What's the Best Mechanics Tools Brand?
My last tool set (cheap brand) has been stolen and its time to get another. I feel I should reward myself with something a little better than crappy brand I had last time (socket wrench broke first day). But I'm not sure what brand to buy. I have a decent amount of money, but not enough to splurge on the best of best, heavy weight of brands.
I'm not asking for someone to just google and research the answer. I want an opinion from someone who has experience with tools.
- br549Lv 79 years agoFavorite Answer
When I started as a line mechanic back in the 70's I bough mostly Snap-On tools. They are excellent quality, and they financed them as well.
In the late 70's, my shop was robbed and most of my hand tools were stolen. The shop owner gave me a "dollar amount" settlement and I went to Sears and replaced all I had lost and much more!
Craftsman (as has been said already, NOT SEARS BRAND) is a great choice. Quality is as good or better than Snap-On, MAC, Stanley etc, with a great warranty.
If a Craftsman tool fails, you can replace it as soon as you get to a Sears store. If a Snap-On tool fails (and they do) you have to wait until the driver runs his route!
Cost wise, Craftsman is usually much cheaper than the tool truck too! I believe also that K-Mart, and ACE hardware have started selling the Craftsman bran as well.
My favorite ratchet though (3/8" drive) is a Sparta offset "broke back" that I bought at NAPA. Once it breaks loose the bolt or nut, it kind of turns into a speed handle!
A good place to find tools is at flea markets and yard sales. Buy the Craftsman stuff and if it is rusty, worn or such take it to any Sears store and replace it!
- 4 years ago
Snap-on is and has always been considered the best quality tool by professionals in both the automotive and aerospace industry. Right out of the box you can tell the difference between a Snap-On and a Craftsman ratchet as the sloppy play in the mechanism is large on the Craftsman. Also Snap-On makes a lot of specialty tools for cars and trucks that you just can't find in a hardware store selection.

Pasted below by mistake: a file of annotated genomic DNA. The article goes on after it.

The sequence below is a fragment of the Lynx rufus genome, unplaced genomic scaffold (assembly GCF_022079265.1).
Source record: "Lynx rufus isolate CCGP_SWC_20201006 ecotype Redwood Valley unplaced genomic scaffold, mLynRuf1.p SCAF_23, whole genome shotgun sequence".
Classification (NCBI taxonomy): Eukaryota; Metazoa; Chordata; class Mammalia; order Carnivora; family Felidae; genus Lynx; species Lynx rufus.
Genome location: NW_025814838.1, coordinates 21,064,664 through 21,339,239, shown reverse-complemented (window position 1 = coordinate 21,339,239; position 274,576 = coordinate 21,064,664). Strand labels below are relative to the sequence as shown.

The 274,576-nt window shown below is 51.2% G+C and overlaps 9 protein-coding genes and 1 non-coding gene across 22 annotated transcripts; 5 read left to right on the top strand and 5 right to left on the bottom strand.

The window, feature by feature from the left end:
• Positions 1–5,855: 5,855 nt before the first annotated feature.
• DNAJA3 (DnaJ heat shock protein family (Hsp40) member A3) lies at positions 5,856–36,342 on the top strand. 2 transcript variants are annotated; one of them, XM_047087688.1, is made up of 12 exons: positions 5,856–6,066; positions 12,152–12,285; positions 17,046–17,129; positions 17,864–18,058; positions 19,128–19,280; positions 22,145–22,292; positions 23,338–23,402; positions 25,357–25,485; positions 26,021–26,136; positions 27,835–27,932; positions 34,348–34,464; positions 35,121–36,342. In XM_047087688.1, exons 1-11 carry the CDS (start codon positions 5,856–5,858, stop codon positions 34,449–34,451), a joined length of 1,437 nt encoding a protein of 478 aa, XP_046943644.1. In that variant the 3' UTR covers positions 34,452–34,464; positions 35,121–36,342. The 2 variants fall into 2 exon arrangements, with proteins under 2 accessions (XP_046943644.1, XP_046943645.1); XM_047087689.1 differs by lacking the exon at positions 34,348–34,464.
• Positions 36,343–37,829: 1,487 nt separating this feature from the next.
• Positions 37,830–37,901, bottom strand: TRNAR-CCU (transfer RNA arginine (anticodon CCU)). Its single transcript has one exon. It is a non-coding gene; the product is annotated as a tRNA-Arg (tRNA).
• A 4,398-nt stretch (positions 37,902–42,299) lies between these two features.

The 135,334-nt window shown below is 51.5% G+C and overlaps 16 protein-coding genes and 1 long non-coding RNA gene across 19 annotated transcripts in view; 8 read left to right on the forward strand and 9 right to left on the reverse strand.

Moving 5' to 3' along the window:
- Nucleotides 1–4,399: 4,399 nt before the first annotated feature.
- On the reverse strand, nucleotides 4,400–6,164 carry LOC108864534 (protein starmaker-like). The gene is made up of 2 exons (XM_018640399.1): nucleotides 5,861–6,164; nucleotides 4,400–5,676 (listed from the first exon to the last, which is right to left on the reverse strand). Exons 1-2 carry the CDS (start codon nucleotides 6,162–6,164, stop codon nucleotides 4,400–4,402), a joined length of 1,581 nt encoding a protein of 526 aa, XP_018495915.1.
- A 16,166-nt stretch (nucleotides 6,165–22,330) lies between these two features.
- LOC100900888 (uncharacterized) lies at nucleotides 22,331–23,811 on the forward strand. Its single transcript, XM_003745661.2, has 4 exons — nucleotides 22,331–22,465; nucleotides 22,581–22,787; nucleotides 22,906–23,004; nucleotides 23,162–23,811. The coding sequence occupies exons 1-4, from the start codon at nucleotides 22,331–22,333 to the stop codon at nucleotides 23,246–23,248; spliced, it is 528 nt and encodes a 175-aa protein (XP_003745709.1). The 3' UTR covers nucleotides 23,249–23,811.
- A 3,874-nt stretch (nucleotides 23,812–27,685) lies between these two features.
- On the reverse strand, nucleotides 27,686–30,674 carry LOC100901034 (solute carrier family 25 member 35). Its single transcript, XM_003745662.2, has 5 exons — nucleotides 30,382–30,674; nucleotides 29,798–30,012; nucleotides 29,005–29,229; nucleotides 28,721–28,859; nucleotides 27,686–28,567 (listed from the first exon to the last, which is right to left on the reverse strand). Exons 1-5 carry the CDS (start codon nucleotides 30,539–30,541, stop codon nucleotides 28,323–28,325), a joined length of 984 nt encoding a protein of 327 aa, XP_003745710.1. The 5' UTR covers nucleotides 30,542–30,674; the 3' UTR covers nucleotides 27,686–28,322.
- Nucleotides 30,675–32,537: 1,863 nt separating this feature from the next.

Professionals are more interested in durability and replacement. I have split many Craftsman sockets but I have split none of the Snap-On or Mac sockets.
Granted most people can not justify the price of the Snap-On or Mac tools, and don't use them enough to need that kind of durability. But the original question asked what the "best" was for a mechanic. Maybe they were trying to find the luxury brand of the trade. Here is my quick list.
No longer available but I have some Bonney tools that are still holding up.
- ssg/emtLv 69 years ago
Like Art-t said, there is nothing wrong with a good set of Craftsman tools. They are well made, warrantied and easily available. Just avoid Sears' "Companion" brand tools, they are cheaper imported junk.
I use mostly Craftsman, I have some Snap on, MAC and KD specialty tools that just aren't available elsewhere.
I even use a few cheap bargain basement wrenches because I don't feel too bad using a cutting torch to bend them to reach difficult fittings.Source(s): Retired Army motor SGT/ASE certified master tech (heavy truck)